“Gan Gan,” calls out Rose, rushing towards me as I arrive at their house.
Then she stops, mid-flight and looks back at my daughter. “Is it all right to see her now?”
It’s only been a fortnight but to us, it feels like two months. You might remember that we’ve been staying away from each other after my husband’s back op in case we transferred the you-know-what unknowingly to them.
I’m here now as part of my support bubble. My daughter needs to go to the doctor (nothing to do with the virus) and someone needs to look after the little ones. Even so, we are still being very careful.
I don’t bend down and cuddle Rose as I usually would.
Instead, she wraps her little arms around my legs. George, who has started to copy his big sister even more during lockdown (probably because he is the only other child he sees), does the same.
“Be careful,” says my daughter as she leaves. “You’ll knock Gan Gan over! Thanks so much for looking after them, Mum. I’ll be back as soon as I can.”
“No rush,” I say. In fact, the longer the better! I’ve brought lots of things over in my bike basket to keep them amused – including some pots of broad beans.
“Remember how you helped me grow these?” I ask them.
They both nod solemnly. It was soon after Christmas.
“They’ve got really big!” says Rose.
“Really big,” repeats George.
“Shall we plant them in your garden?” I ask.
“Yes please!” they yell.
Off they run…
Wow. They’re lively. Maybe this has something to do with the packet of sweets which my husband gave me to give them. “They don’t have any additives,” he told me. But they seem to have wired up these two! Maybe I should have been a bit firmer when they’d asked for more. But I’m hopeless at saying no even though I was very strict with my own three.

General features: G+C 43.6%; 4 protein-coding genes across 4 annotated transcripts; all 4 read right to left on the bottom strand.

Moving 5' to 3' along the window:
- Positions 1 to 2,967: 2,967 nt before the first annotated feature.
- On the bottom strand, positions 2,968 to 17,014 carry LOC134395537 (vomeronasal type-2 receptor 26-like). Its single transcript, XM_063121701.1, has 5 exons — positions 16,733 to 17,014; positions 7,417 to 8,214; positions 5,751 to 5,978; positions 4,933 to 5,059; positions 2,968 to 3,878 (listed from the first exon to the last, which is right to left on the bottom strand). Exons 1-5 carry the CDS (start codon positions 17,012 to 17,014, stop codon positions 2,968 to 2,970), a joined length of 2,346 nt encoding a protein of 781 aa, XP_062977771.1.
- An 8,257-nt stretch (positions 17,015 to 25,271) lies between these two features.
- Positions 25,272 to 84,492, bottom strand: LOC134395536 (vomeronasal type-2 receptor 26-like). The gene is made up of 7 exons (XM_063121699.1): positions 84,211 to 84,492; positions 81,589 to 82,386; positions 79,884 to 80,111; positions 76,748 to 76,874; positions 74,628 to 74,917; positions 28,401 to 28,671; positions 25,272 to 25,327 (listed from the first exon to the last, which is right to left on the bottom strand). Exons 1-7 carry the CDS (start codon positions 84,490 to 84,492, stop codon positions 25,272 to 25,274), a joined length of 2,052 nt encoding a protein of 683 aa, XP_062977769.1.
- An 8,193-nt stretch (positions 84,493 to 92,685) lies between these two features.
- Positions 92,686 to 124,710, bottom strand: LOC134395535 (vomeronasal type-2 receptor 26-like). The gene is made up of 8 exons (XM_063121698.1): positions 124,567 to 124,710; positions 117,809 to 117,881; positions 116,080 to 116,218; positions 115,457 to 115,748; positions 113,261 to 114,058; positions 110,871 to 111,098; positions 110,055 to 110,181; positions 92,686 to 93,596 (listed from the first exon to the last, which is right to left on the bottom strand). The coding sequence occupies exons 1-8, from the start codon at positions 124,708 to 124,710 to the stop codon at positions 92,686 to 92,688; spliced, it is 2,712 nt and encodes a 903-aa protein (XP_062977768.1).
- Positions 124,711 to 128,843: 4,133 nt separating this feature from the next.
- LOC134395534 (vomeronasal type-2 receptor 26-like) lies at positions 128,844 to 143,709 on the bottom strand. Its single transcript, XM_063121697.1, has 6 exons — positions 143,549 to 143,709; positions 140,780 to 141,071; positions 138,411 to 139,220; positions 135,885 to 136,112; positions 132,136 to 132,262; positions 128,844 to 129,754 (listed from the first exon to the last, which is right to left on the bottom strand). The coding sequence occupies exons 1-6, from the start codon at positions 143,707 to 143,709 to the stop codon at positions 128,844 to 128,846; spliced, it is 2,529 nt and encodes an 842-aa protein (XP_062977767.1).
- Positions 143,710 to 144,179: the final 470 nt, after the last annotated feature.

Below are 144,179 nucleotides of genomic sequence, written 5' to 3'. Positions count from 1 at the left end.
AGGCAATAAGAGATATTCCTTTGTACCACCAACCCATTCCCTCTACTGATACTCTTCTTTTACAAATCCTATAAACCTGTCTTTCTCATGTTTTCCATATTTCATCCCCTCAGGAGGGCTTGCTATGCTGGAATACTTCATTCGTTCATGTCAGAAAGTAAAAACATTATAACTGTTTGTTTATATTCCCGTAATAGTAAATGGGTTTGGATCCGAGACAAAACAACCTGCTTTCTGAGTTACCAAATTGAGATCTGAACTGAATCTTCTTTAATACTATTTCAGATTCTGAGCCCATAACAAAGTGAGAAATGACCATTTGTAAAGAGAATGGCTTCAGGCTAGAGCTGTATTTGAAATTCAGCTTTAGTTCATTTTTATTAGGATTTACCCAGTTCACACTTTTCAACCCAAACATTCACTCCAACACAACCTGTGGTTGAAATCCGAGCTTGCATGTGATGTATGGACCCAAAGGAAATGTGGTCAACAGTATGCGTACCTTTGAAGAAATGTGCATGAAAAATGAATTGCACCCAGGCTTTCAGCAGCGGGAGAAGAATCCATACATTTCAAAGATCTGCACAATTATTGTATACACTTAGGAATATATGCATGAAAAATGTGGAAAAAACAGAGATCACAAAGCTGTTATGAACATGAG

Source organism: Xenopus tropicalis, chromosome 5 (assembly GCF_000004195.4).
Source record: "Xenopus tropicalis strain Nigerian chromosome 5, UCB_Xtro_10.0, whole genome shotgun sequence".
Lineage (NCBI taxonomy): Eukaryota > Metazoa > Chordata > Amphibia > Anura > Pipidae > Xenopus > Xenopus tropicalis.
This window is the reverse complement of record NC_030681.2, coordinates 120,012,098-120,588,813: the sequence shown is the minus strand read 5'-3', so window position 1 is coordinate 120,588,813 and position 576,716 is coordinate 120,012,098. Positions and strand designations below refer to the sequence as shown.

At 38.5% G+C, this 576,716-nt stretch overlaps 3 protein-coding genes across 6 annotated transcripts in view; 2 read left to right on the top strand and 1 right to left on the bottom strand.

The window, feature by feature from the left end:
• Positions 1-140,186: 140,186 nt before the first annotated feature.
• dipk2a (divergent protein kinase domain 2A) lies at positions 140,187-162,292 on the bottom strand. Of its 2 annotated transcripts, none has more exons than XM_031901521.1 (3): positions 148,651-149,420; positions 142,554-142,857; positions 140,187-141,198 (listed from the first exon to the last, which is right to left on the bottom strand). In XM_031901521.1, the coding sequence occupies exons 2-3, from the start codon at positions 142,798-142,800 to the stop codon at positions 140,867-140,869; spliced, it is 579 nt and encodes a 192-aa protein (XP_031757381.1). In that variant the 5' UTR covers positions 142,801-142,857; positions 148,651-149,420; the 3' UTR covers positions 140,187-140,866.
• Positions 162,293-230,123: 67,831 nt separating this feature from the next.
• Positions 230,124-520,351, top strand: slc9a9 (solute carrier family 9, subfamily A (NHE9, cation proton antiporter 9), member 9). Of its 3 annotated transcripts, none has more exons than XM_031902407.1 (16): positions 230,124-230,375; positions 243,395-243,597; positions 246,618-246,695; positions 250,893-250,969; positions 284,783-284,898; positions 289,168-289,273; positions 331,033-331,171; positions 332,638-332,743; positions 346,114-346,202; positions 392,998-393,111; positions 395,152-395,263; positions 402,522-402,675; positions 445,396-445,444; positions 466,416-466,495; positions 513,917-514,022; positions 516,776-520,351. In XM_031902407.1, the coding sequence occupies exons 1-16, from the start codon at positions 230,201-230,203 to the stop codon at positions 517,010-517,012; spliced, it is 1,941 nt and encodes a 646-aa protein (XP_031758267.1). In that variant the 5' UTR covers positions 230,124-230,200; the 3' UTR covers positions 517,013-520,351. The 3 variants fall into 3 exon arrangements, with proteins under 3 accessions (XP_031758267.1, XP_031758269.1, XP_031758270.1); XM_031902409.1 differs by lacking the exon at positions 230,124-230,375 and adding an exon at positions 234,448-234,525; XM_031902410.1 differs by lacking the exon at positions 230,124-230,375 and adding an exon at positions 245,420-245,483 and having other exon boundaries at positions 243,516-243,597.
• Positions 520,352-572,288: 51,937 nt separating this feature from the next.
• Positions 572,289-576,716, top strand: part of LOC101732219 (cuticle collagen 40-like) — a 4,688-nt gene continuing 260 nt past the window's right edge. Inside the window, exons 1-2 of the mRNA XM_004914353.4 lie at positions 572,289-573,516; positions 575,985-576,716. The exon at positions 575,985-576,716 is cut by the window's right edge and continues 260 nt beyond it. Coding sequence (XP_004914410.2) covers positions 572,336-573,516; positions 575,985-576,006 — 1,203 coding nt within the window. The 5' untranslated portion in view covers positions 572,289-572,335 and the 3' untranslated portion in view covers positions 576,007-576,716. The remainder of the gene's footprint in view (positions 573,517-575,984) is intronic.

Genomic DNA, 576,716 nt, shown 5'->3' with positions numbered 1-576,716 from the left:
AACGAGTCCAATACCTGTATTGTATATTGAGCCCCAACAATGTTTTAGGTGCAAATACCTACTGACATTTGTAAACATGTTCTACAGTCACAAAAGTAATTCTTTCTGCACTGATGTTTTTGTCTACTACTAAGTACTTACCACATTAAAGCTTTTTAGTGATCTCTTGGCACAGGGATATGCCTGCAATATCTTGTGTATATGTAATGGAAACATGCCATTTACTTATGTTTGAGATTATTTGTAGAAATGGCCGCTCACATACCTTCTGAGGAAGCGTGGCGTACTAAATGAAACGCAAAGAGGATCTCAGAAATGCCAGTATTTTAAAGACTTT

So off we prance round the back of the houses and up to the garden. George is solemnly carrying the trowel, Rose has got one pot of beans and I’ve got the second.
“Can we eat the beans for lunch tomorrow?” asks Rose as we dig some holes and gently tuck them up in the soil against the fence.
“We’ll need to wait until the summer,” I say. “But don’t worry. It will be fun to see them grow.”
It strikes me as I say this that one of the biggest lessons for me during the past year, has been to take one day at a time. It’s not easy but I’m doing my very best. The beans are a good example to look up to.
Then it starts to rain so we go back inside. Rose and George begin jumping off and on the sofa. I need to do something to keep them calm! They’re really missing the company of other children. It’s such a shame as they’ve only just started full-time school and nursery respectively.
Still, Rose’s school is sending out lots of work to keep them going. My daughter aims to start lessons in the kitchen by 9.30am. It sounds like a great combination of learning and games! Rose’s reading is really coming along and George is recognising quite a few letters too. He’s also brilliant with numbers (like his dad). I still struggle with my nine times table so I’m hoping that they’ll be able to help me with my bank balances when they are older!
It feels like a miracle that children go from being babes in arms one minute to reading aloud the next. Or so it seems. One of my granny friends listens to her grandson read every night on Zoom.
“How about a puppet show?” I suggest.
Two Christmases ago, I gave them some glove puppets and a little theatre screen. But the latter fell to bits! So now they use the back of the sofa as a stage while I sit in front.
“We can’t,” says Rose.
“Because we need people to watch and we can’t have that until the world gets better.”
“Well you’ve got me,” I point out.
“OK,” says Rose.
“OK,” echoes George.
I’m then treated to a ten-minute play involving a queen, a toy cow and a tractor. I’ll say this for lockdown, it seems to have fired their imaginations even more than before.
Before we know it, there’s the sound of the key in the lock. Immediately the actors down tools.
“Mummy!” calls out Rose flinging herself into my daughter’s arms, closely followed by her little brother. “We’ve missed you!”
“Did you have a lovely time with Gan Gan?”
“Yes,” chirps Rose. “We ate all the sweets that Grandad gave us and we’ve buried some beans for lunch in the summer.”
“Sorry about that,” I say. “But the good news is that no one had to go to A & E.”
This is my measure for a successful granny stint.